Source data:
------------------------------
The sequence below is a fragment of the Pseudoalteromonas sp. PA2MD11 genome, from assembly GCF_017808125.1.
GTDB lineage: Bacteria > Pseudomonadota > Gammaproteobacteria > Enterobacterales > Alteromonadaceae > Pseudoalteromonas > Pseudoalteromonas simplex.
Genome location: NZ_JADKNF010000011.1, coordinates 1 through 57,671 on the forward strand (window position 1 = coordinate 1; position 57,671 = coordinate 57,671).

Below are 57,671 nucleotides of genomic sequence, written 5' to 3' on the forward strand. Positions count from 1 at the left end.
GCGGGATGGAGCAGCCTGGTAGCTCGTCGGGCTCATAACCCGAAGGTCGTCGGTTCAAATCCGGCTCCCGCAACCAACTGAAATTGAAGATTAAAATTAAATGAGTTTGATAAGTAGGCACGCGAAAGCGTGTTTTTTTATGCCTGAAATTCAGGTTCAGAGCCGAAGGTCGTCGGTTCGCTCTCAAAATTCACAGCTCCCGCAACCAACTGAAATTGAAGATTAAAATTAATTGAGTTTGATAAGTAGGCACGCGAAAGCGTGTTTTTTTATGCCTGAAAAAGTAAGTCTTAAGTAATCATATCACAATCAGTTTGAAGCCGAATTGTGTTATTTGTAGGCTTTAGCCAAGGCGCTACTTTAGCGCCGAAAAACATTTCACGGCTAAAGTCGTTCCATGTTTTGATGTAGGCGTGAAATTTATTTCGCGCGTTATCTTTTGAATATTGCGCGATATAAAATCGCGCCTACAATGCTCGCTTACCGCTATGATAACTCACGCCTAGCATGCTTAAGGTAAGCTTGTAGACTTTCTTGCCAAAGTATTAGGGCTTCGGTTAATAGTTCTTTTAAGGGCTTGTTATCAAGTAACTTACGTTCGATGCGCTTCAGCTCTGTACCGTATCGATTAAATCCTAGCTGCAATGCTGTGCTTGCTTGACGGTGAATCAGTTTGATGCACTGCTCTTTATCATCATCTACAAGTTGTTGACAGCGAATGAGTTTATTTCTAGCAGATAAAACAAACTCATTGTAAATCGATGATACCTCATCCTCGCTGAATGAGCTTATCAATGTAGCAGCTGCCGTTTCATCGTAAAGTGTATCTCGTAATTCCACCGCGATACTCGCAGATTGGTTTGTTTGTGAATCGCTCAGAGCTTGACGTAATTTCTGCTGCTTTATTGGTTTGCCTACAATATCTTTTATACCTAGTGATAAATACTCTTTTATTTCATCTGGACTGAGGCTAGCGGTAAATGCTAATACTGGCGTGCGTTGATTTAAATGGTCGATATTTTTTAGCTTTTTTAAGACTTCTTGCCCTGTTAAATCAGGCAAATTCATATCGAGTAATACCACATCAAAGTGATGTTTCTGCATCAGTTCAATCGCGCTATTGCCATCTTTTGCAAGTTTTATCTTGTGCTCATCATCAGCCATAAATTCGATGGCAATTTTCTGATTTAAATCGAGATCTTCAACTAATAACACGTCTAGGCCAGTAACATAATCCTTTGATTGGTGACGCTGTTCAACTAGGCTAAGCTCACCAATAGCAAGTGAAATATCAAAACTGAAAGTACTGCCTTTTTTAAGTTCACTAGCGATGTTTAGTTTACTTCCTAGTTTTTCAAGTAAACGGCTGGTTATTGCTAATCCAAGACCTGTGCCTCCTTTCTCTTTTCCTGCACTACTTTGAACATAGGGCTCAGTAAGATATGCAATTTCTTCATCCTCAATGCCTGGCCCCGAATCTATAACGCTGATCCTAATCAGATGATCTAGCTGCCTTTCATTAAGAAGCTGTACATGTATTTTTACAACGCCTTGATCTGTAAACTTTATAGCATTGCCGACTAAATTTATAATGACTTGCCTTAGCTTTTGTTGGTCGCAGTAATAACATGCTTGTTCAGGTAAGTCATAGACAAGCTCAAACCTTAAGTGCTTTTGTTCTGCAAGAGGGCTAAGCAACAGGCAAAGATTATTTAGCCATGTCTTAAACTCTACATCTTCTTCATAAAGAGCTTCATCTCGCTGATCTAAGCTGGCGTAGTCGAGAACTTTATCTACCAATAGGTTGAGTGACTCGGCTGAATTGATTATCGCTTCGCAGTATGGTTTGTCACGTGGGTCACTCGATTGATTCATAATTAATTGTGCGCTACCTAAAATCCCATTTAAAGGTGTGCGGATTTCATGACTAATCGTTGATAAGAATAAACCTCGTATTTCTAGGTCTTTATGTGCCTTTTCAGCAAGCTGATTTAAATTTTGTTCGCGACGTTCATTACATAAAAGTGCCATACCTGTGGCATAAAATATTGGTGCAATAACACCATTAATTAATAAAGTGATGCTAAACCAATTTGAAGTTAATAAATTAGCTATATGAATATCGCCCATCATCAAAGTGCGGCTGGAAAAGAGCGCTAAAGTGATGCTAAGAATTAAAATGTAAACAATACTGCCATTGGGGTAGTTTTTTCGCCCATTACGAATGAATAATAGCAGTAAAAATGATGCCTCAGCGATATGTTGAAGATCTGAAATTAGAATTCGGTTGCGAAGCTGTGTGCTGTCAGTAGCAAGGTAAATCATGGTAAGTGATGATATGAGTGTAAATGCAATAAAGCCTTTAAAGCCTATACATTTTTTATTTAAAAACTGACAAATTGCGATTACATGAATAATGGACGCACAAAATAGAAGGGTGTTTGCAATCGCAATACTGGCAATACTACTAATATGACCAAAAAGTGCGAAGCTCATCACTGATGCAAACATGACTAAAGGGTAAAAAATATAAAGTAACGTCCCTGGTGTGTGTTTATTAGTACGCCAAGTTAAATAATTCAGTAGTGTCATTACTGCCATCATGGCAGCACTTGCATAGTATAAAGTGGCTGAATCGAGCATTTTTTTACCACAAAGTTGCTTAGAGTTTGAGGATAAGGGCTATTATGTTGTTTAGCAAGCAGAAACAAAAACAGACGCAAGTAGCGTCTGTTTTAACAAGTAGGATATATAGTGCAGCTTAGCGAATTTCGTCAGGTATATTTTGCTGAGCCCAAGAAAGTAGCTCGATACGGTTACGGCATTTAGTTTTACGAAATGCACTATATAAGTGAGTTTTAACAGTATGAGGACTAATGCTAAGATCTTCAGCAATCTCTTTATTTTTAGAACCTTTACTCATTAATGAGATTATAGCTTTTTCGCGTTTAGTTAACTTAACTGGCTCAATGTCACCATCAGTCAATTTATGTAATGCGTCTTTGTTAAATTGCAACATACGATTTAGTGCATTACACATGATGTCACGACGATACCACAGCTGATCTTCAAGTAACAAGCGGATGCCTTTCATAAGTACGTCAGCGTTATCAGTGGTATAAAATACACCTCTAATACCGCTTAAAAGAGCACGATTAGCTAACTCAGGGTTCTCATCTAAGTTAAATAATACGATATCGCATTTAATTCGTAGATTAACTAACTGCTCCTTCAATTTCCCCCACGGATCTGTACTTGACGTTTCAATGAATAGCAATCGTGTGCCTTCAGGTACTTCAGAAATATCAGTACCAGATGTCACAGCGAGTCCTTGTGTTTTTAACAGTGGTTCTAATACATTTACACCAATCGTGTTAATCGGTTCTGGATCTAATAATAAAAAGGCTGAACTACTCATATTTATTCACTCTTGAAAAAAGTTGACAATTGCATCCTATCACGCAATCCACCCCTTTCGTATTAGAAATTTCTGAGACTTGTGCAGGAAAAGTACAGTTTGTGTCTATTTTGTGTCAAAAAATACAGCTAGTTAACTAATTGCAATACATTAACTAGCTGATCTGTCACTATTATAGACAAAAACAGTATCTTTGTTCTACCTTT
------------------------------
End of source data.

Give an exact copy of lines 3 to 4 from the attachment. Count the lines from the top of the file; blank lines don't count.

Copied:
Genome location: NZ_JADKNF010000011.1, coordinates 1 through 57,671 on the forward strand (window position 1 = coordinate 1; position 57,671 = coordinate 57,671).

Below are 57,671 nucleotides of genomic sequence, written 5' to 3' on the forward strand. Positions count from 1 at the left end.